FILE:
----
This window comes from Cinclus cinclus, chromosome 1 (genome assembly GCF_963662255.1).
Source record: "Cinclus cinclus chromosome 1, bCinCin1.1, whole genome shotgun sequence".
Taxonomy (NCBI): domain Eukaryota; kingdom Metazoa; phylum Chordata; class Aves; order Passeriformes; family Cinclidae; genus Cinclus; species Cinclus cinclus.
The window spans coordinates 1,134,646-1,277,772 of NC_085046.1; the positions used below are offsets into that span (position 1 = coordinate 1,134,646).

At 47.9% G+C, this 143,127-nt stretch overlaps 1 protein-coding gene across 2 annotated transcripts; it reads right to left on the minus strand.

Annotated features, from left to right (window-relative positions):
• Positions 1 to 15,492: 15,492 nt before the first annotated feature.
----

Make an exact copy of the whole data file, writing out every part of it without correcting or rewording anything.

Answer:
This window comes from Cinclus cinclus, chromosome 1 (genome assembly GCF_963662255.1).
Source record: "Cinclus cinclus chromosome 1, bCinCin1.1, whole genome shotgun sequence".
Taxonomy (NCBI): domain Eukaryota; kingdom Metazoa; phylum Chordata; class Aves; order Passeriformes; family Cinclidae; genus Cinclus; species Cinclus cinclus.
The window spans coordinates 1,134,646-1,277,772 of NC_085046.1; the positions used below are offsets into that span (position 1 = coordinate 1,134,646).

At 47.9% G+C, this 143,127-nt stretch overlaps 1 protein-coding gene across 2 annotated transcripts; it reads right to left on the minus strand.

Annotated features, from left to right (window-relative positions):
• Positions 1 to 15,492: 15,492 nt before the first annotated feature.